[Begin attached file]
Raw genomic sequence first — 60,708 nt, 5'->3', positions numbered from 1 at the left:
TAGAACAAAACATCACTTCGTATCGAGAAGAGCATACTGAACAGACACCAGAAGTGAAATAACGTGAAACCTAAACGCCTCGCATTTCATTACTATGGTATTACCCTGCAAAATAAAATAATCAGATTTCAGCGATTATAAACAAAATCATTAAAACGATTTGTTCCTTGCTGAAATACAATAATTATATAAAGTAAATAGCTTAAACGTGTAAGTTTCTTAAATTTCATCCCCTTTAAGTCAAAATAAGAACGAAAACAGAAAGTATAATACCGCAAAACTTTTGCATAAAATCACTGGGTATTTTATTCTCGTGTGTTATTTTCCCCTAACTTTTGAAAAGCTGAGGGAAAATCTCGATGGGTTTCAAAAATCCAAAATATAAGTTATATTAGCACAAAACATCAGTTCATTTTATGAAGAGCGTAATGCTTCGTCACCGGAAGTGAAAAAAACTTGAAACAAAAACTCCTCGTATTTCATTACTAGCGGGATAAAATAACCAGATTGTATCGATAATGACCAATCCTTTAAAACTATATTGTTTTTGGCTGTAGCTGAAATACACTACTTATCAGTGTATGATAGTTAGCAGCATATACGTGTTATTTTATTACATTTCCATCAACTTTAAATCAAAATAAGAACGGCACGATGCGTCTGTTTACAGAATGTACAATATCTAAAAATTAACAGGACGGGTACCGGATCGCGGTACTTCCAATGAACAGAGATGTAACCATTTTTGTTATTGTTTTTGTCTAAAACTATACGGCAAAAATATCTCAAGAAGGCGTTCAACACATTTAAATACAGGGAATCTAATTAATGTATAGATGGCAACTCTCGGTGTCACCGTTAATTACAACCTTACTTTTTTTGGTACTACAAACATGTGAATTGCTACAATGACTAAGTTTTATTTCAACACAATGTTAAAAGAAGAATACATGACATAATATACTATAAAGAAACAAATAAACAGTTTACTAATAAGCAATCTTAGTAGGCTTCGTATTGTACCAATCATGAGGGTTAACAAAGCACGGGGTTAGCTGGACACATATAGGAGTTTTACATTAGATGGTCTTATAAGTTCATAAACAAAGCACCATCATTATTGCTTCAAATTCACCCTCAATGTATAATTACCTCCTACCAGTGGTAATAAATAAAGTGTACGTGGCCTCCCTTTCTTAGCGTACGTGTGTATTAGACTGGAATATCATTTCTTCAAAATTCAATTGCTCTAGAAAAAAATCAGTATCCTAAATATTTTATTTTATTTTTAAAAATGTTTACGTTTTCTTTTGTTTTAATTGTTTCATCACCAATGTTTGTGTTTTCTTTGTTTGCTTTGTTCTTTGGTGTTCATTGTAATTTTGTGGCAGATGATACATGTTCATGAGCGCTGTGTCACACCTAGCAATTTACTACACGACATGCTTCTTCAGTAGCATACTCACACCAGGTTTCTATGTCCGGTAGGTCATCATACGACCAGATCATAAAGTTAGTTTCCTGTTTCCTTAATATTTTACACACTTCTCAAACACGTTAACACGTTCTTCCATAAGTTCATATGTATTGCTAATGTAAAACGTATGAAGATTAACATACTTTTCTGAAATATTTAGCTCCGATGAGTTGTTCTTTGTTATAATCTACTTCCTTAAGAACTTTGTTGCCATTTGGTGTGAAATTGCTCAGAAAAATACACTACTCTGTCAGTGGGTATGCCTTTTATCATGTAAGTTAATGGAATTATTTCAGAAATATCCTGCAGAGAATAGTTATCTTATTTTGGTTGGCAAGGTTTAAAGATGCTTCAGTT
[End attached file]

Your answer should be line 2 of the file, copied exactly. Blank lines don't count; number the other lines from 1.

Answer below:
TAGAACAAAACATCACTTCGTATCGAGAAGAGCATACTGAACAGACACCAGAAGTGAAATAACGTGAAACCTAAACGCCTCGCATTTCATTACTATGGTATTACCCTGCAAAATAAAATAATCAGATTTCAGCGATTATAAACAAAATCATTAAAACGATTTGTTCCTTGCTGAAATACAATAATTATATAAAGTAAATAGCTTAAACGTGTAAGTTTCTTAAATTTCATCCCCTTTAAGTCAAAATAAGAACGAAAACAGAAAGTATAATACCGCAAAACTTTTGCATAAAATCACTGGGTATTTTATTCTCGTGTGTTATTTTCCCCTAACTTTTGAAAAGCTGAGGGAAAATCTCGATGGGTTTCAAAAATCCAAAATATAAGTTATATTAGCACAAAACATCAGTTCATTTTATGAAGAGCGTAATGCTTCGTCACCGGAAGTGAAAAAAACTTGAAACAAAAACTCCTCGTATTTCATTACTAGCGGGATAAAATAACCAGATTGTATCGATAATGACCAATCCTTTAAAACTATATTGTTTTTGGCTGTAGCTGAAATACACTACTTATCAGTGTATGATAGTTAGCAGCATATACGTGTTATTTTATTACATTTCCATCAACTTTAAATCAAAATAAGAACGGCACGATGCGTCTGTTTACAGAATGTACAATATCTAAAAATTAACAGGACGGGTACCGGATCGCGGTACTTCCAATGAACAGAGATGTAACCATTTTTGTTATTGTTTTTGTCTAAAACTATACGGCAAAAATATCTCAAGAAGGCGTTCAACACATTTAAATACAGGGAATCTAATTAATGTATAGATGGCAACTCTCGGTGTCACCGTTAATTACAACCTTACTTTTTTTGGTACTACAAACATGTGAATTGCTACAATGACTAAGTTTTATTTCAACACAATGTTAAAAGAAGAATACATGACATAATATACTATAAAGAAACAAATAAACAGTTTACTAATAAGCAATCTTAGTAGGCTTCGTATTGTACCAATCATGAGGGTTAACAAAGCACGGGGTTAGCTGGACACATATAGGAGTTTTACATTAGATGGTCTTATAAGTTCATAAACAAAGCACCATCATTATTGCTTCAAATTCACCCTCAATGTATAATTACCTCCTACCAGTGGTAATAAATAAAGTGTACGTGGCCTCCCTTTCTTAGCGTACGTGTGTATTAGACTGGAATATCATTTCTTCAAAATTCAATTGCTCTAGAAAAAAATCAGTATCCTAAATATTTTATTTTATTTTTAAAAATGTTTACGTTTTCTTTTGTTTTAATTGTTTCATCACCAATGTTTGTGTTTTCTTTGTTTGCTTTGTTCTTTGGTGTTCATTGTAATTTTGTGGCAGATGATACATGTTCATGAGCGCTGTGTCACACCTAGCAATTTACTACACGACATGCTTCTTCAGTAGCATACTCACACCAGGTTTCTATGTCCGGTAGGTCATCATACGACCAGATCATAAAGTTAGTTTCCTGTTTCCTTAATATTTTACACACTTCTCAAACACGTTAACACGTTCTTCCATAAGTTCATATGTATTGCTAATGTAAAACGTATGAAGATTAACATACTTTTCTGAAATATTTAGCTCCGATGAGTTGTTCTTTGTTATAATCTACTTCCTTAAGAACTTTGTTGCCATTTGGTGTGAAATTGCTCAGAAAAATACACTACTCTGTCAGTGGGTATGCCTTTTATCATGTAAGTTAATGGAATTATTTCAGAAATATCCTGCAGAGAATAGTTATCTTATTTTGGTTGGCAAGGTTTAAAGATGCTTCAGTT